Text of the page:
ETD

Digital archive of theses discussed at the University of Pisa

 

Thesis etd-11172020-215818


Thesis type
Tesi di laurea magistrale
Author
RANDINO, SEBASTIANO
URN
etd-11172020-215818
Thesis title
Deep learning methods for low-latency detection and localization of gravitational-wave transients
Department
FISICA
Course of study
FISICA
Supervisors
relatore Razzano, Massimiliano
Keywords
  • gravitational waves
  • deep learning
  • detection
  • localization
  • low-latency
  • Virgo
  • multimessenger
Graduation session start date
07/12/2020
Availability
Withheld
Release date
07/12/2060
Summary
This thesis presents an innovative method based on deep learning that can detect gravitational-wave signals and localize their sky position rapidly.
The importance of low-latency localization of gravitational-wave signals is exemplified by the case of GW170817, the first-ever observed coalescence of a pair of neutron stars. The localization of the source in the sky triggered an extensive follow-up campaign that led to the discovery of the electromagnetic counterpart, marking a new era for multimessenger astronomy.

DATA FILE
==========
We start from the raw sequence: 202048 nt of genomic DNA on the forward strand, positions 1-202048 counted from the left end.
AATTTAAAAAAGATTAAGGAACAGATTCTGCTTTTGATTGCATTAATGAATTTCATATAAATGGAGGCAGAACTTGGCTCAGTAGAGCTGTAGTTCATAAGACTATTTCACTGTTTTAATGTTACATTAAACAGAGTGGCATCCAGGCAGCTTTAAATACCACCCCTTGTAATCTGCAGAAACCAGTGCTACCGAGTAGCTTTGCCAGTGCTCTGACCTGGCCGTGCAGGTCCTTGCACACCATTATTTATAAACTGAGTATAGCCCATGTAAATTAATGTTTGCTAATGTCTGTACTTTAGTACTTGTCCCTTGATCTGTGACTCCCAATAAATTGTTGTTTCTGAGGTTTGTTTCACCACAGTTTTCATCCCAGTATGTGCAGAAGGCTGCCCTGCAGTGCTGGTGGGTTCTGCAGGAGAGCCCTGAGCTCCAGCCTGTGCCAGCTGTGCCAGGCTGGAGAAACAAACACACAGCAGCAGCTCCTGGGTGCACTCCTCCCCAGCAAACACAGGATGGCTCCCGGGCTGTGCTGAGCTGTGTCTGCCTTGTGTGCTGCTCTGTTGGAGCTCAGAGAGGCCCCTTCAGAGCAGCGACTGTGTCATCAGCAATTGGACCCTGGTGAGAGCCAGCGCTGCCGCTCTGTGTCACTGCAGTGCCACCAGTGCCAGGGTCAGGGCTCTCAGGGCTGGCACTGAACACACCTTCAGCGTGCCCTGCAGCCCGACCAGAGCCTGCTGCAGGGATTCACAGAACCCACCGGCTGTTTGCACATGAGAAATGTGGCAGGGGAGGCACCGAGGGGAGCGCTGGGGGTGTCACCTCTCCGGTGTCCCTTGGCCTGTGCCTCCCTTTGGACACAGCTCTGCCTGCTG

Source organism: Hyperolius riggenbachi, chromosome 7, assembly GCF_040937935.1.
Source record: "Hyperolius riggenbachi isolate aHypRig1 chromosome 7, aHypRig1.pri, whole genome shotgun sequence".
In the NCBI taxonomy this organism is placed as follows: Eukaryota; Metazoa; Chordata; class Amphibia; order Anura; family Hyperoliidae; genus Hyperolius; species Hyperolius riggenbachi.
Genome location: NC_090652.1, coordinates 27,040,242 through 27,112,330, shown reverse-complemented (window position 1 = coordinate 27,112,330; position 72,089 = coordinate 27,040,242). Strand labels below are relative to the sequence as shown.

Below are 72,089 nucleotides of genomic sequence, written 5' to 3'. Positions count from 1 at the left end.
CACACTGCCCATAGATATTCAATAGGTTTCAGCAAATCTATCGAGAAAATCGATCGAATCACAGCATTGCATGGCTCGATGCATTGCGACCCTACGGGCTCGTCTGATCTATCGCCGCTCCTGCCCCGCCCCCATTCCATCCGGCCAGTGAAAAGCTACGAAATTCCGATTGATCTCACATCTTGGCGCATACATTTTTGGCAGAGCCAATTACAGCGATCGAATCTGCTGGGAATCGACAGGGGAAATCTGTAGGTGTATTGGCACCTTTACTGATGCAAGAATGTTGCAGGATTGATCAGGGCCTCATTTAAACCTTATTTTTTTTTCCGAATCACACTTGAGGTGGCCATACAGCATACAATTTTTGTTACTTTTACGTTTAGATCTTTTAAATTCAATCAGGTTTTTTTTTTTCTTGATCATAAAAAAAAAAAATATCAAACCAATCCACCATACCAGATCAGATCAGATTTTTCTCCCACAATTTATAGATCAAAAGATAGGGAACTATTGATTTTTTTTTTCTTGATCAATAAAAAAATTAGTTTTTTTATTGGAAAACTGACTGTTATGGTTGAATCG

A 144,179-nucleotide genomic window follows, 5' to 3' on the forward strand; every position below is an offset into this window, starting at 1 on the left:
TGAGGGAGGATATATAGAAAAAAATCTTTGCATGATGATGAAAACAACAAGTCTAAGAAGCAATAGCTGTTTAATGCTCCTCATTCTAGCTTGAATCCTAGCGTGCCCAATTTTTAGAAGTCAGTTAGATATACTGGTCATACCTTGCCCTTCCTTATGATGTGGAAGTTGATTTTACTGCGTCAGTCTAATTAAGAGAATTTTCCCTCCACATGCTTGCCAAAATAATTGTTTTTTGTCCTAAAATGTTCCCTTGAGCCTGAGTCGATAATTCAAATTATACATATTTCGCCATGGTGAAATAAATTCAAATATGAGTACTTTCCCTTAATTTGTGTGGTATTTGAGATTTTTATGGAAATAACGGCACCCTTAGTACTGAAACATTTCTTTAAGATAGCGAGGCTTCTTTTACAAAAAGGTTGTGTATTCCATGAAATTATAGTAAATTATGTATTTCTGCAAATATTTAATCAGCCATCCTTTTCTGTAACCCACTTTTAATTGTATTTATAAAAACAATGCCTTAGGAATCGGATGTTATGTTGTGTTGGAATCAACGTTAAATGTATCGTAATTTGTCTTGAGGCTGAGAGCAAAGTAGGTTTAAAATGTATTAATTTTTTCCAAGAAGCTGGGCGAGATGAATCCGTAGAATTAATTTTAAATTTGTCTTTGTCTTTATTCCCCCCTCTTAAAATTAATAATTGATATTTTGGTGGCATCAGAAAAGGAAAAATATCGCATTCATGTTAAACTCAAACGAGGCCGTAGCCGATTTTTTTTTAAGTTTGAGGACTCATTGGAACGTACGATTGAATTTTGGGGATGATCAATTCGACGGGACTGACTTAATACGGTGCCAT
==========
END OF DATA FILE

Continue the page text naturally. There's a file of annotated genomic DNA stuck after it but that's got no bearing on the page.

At present, the data analysis pipelines of the LIGO and Virgo collaboration take few minutes from the arrival of a gravitational-wave signal to send an alert to the astronomical community, due to the computational cost of the algorithms that are used to detect the signal and determine the sky localization.
Reducing this time interval would enable astronomers to extract the maximum astrophysical information from the observation.
Deep learning methods are particularly suitable to be used for low-latency analyses since the computationally intensive stage happens as a preliminary step during the so-called training phase in which the algorithm learns to extract the most important information from the data. Once the training is completed, real time data analyses can be performed orders of magnitude faster than traditional methods, which motivates the use of these techniques for the problem of detection and localization of gravitational-wave signals.
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